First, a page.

Will Anba Pachomius Continue as Care Taker Pope for Sometime?Posted: April 30, 2012
Of course he is the current care-taker Pope. Interesting and mundane news comes, however, by way of American lawyer Maged Riad on the Ahramonline website about the election of the new Pope (note to readers, there are many lawyers named Maged Riad, as the first name Maged is so common among Copts of a certain generation that shouting it in a crowded theater full of middle aged Copts can cause a stampede). Last week was Pope Shenouda’s Arb’een, the forty day anniversary of his passing. The 40 days of mourning is a strong Egyptian custom, dating back from Ancient Egypt, when the mummification process required 40 days between death and internment. It is uncommon to talk about the legacy of the dead until after that mourning period.
The news is that there are 14 candidates at this point (not a major surprise), that Anba Pachomius refuses to place his name in nomination in spite of many entreaties (also not a surprise), that Non-Egyptian Copts, especially North Americans, will have a say in the election of the Pope (perhaps more of a wish at this point), that there is widespread dissatisfaction with the current election rules (which bear the imprint of Nasser from the mid 1950’s) and then the surprising news that in addition to the 3 names in the final lottery, there might be an empty envelope, signifying that Divine Will may not wish for a permanent leader at this point. This, of course, would mean that Anba Pachomius would continue as care taker for a few years. His advanced age, respect among the community, and good health, will be no barrier to a few more years of leading the church until the dust settles on the Egyptian revolution and a long term leadership suitable to the times can emerge.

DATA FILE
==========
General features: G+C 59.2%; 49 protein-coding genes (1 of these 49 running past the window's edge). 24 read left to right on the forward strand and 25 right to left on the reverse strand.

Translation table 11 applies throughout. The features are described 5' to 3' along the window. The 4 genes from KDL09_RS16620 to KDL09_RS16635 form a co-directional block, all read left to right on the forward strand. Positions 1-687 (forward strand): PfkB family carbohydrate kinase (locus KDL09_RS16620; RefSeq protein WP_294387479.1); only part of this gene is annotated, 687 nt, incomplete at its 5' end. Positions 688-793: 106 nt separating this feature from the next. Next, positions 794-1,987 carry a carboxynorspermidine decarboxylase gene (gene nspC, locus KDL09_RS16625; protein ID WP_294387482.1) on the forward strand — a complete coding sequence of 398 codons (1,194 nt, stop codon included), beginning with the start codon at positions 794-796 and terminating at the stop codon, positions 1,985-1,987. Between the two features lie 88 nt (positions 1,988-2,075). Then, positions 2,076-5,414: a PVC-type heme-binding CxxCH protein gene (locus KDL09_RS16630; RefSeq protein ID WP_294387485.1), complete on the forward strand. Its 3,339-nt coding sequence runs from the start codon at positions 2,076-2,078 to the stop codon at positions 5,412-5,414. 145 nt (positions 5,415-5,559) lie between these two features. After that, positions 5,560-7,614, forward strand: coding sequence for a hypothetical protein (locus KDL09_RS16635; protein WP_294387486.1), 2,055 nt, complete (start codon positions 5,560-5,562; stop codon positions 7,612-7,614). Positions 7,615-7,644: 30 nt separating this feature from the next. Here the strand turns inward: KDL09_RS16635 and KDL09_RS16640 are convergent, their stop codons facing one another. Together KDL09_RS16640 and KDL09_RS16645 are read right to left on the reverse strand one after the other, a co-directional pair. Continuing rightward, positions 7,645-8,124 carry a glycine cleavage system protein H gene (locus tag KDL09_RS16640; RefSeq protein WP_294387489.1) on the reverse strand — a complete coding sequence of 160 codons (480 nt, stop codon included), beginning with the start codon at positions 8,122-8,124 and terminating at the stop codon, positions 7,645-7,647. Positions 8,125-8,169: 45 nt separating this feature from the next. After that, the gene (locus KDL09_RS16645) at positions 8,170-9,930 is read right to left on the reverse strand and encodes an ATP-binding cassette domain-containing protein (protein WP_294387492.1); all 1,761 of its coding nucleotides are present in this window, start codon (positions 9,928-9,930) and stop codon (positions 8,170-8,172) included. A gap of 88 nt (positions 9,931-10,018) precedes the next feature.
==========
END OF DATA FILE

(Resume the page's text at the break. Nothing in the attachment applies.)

The church has had 2 powerful Popes since the sad papacy of Anba Yusab in the early 1950’s. As a lay leader in the Coptic Sunday School movement, Nazeer Gayed (later Pope Shenouda), was a critic of Anba Yusab, and may have privately urged for his removal. After the abduction of Anba Yusab in 1954 it became clear that his days as Pope were dwindling and the community cast about for a new leader. Nazeer Gayed joined the monastic orders as Abouna Antonious El-Syriani, thereby becoming eligible for the Papacy (and breaking the heart of many young Coptic Sunday School girls in Shoubra). Nasser, however, was on the rise, and was fond in meddling in all affairs, sacred and profane. The eligibility was changed to demand at least 15 years of monastical life, in effect disqualifying Antonious and handing the Papacy to Kyrillous. (Egyptian fondness for electoral shenanigans is reassuringly constant). With the passing of both Nasser and Kyrillous within a year of each other, sentiment was rising that perhaps it was time for the charismatic Abouna Antonious, who had since been appointed Bishop Shenouda by Pope Kyrillous. He was selected at random by a blindfolded boy from among three names in three separate envelopes. It was an uncanny coincidence of the unknowable will of God with the unequivocal wish of man. It would be totally wrong to suggest that perhaps human agency assisted divine power by inadvertently placing the same name in all three envelopes.
The church now faces a turbulent environment and a changed laity. This may not be the most opportune moment to select new leadership. Perhaps a short delay would be ideal. Anba Pachomius can provide excellent leadership, and if he does not wish to be nominated, then the random selection of an empty envelope might persuade him and the flock to listen to the will of God for a few more years.